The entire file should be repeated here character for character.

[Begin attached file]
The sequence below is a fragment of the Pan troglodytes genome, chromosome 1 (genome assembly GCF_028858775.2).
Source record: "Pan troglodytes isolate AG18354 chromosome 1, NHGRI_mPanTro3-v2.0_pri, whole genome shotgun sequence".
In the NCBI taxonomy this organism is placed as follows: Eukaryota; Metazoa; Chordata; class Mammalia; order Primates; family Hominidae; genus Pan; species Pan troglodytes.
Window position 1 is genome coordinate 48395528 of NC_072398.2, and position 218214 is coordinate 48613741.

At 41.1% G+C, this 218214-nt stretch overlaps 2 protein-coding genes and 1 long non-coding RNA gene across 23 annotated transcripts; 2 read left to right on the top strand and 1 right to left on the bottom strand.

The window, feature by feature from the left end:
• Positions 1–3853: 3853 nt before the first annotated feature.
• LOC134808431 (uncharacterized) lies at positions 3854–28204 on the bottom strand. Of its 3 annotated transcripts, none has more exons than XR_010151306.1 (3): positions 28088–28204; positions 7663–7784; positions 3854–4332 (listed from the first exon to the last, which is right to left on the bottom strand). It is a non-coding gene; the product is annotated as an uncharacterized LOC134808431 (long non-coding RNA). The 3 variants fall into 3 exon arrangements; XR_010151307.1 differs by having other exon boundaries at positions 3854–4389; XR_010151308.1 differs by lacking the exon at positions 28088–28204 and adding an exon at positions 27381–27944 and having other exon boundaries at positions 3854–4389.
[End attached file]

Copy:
The sequence below is a fragment of the Pan troglodytes genome, chromosome 1 (genome assembly GCF_028858775.2).
Source record: "Pan troglodytes isolate AG18354 chromosome 1, NHGRI_mPanTro3-v2.0_pri, whole genome shotgun sequence".
In the NCBI taxonomy this organism is placed as follows: Eukaryota; Metazoa; Chordata; class Mammalia; order Primates; family Hominidae; genus Pan; species Pan troglodytes.
Window position 1 is genome coordinate 48395528 of NC_072398.2, and position 218214 is coordinate 48613741.

At 41.1% G+C, this 218214-nt stretch overlaps 2 protein-coding genes and 1 long non-coding RNA gene across 23 annotated transcripts; 2 read left to right on the top strand and 1 right to left on the bottom strand.

The window, feature by feature from the left end:
• Positions 1–3853: 3853 nt before the first annotated feature.
• LOC134808431 (uncharacterized) lies at positions 3854–28204 on the bottom strand. Of its 3 annotated transcripts, none has more exons than XR_010151306.1 (3): positions 28088–28204; positions 7663–7784; positions 3854–4332 (listed from the first exon to the last, which is right to left on the bottom strand). It is a non-coding gene; the product is annotated as an uncharacterized LOC134808431 (long non-coding RNA). The 3 variants fall into 3 exon arrangements; XR_010151307.1 differs by having other exon boundaries at positions 3854–4389; XR_010151308.1 differs by lacking the exon at positions 28088–28204 and adding an exon at positions 27381–27944 and having other exon boundaries at positions 3854–4389.